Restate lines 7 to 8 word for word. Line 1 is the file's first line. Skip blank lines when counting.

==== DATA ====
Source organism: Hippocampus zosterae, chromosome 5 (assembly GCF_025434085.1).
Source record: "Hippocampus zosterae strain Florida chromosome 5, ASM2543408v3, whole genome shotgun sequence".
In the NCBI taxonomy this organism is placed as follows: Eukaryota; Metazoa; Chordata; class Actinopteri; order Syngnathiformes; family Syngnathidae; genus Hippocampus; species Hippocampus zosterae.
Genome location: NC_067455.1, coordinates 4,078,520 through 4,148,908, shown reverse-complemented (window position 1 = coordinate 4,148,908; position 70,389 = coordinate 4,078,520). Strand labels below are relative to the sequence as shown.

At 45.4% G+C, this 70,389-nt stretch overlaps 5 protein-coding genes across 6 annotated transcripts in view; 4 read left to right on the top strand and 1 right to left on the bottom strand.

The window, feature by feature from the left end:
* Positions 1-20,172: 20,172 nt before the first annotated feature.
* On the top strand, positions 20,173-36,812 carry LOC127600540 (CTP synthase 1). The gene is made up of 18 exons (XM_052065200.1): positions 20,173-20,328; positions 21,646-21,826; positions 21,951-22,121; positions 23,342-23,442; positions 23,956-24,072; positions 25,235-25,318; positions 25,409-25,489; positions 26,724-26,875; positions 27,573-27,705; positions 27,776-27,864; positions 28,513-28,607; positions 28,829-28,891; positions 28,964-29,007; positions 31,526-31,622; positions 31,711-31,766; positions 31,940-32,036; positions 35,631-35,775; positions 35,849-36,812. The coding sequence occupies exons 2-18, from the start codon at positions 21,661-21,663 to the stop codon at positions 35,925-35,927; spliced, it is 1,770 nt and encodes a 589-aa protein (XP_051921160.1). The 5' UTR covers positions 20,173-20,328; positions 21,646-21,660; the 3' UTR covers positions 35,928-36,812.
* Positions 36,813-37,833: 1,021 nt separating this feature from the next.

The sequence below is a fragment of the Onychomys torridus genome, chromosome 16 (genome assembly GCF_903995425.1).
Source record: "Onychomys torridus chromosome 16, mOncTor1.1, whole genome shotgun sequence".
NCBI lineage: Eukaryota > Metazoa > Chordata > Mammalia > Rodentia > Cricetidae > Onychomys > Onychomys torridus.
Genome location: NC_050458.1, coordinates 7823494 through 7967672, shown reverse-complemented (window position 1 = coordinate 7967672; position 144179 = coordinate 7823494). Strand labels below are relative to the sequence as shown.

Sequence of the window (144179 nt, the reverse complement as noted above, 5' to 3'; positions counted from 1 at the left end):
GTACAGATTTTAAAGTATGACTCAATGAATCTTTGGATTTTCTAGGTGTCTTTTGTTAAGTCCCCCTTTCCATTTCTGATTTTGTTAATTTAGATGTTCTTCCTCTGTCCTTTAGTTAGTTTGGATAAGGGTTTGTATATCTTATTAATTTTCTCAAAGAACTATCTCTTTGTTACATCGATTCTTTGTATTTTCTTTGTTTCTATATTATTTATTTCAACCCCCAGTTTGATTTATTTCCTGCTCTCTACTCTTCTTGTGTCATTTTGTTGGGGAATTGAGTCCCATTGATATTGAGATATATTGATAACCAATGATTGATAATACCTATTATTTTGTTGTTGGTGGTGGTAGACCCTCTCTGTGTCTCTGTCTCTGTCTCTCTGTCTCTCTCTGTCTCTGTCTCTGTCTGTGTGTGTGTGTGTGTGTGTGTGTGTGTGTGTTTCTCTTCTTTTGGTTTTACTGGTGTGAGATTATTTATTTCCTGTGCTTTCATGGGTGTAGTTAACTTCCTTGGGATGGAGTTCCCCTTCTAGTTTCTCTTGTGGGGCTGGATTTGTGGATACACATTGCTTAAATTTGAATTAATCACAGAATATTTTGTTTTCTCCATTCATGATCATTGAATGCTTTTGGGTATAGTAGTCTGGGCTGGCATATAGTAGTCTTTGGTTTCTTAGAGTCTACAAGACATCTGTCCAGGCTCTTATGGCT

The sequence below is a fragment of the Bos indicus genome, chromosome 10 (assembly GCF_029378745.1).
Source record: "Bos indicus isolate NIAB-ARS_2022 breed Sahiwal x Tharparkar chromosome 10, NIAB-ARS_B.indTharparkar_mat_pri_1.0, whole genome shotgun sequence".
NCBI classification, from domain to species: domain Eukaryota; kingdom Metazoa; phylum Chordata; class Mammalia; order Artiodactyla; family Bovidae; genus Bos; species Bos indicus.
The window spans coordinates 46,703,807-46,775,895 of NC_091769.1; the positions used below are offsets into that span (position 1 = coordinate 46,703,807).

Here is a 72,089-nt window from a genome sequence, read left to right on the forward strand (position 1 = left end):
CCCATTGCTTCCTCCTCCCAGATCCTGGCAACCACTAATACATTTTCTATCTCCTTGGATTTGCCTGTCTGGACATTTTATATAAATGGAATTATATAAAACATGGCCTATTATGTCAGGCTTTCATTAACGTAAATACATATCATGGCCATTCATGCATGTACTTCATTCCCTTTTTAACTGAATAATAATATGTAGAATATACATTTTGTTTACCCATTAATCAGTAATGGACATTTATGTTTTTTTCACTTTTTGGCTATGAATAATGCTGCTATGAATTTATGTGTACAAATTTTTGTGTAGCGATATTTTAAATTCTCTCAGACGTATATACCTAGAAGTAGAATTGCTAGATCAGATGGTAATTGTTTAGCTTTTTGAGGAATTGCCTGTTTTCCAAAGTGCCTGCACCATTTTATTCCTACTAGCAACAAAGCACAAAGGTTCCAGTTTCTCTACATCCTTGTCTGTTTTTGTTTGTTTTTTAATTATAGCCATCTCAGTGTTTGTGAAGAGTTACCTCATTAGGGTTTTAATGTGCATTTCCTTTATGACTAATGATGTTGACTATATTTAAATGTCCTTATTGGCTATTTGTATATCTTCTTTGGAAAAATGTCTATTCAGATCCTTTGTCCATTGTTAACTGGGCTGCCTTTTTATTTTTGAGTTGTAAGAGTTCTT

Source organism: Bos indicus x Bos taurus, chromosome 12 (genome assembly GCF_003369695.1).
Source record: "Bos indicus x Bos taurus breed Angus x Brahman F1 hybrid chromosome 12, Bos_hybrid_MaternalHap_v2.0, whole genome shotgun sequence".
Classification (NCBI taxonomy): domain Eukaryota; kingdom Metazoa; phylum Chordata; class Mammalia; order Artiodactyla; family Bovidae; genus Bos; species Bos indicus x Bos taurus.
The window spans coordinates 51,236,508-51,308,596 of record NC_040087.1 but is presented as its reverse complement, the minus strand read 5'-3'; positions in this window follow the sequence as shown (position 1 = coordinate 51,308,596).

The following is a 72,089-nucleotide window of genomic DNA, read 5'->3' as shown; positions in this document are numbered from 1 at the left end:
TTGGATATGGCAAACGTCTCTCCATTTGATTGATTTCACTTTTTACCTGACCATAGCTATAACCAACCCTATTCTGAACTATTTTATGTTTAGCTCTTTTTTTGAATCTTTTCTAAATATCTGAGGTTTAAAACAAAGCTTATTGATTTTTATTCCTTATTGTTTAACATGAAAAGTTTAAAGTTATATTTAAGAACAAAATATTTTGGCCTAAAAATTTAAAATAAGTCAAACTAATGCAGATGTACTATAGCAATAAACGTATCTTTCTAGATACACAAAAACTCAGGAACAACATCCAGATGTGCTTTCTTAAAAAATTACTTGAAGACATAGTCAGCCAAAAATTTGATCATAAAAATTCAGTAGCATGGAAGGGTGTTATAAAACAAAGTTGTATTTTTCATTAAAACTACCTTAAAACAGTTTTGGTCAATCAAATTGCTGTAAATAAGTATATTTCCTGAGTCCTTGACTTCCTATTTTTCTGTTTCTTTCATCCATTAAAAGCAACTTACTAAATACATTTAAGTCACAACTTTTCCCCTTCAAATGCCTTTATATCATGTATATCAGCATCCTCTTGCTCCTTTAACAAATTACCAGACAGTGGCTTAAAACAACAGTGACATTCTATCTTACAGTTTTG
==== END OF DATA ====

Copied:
* Positions 1-20,172: 20,172 nt before the first annotated feature.
* On the top strand, positions 20,173-36,812 carry LOC127600540 (CTP synthase 1). The gene is made up of 18 exons (XM_052065200.1): positions 20,173-20,328; positions 21,646-21,826; positions 21,951-22,121; positions 23,342-23,442; positions 23,956-24,072; positions 25,235-25,318; positions 25,409-25,489; positions 26,724-26,875; positions 27,573-27,705; positions 27,776-27,864; positions 28,513-28,607; positions 28,829-28,891; positions 28,964-29,007; positions 31,526-31,622; positions 31,711-31,766; positions 31,940-32,036; positions 35,631-35,775; positions 35,849-36,812. The coding sequence occupies exons 2-18, from the start codon at positions 21,661-21,663 to the stop codon at positions 35,925-35,927; spliced, it is 1,770 nt and encodes a 589-aa protein (XP_051921160.1). The 5' UTR covers positions 20,173-20,328; positions 21,646-21,660; the 3' UTR covers positions 35,928-36,812.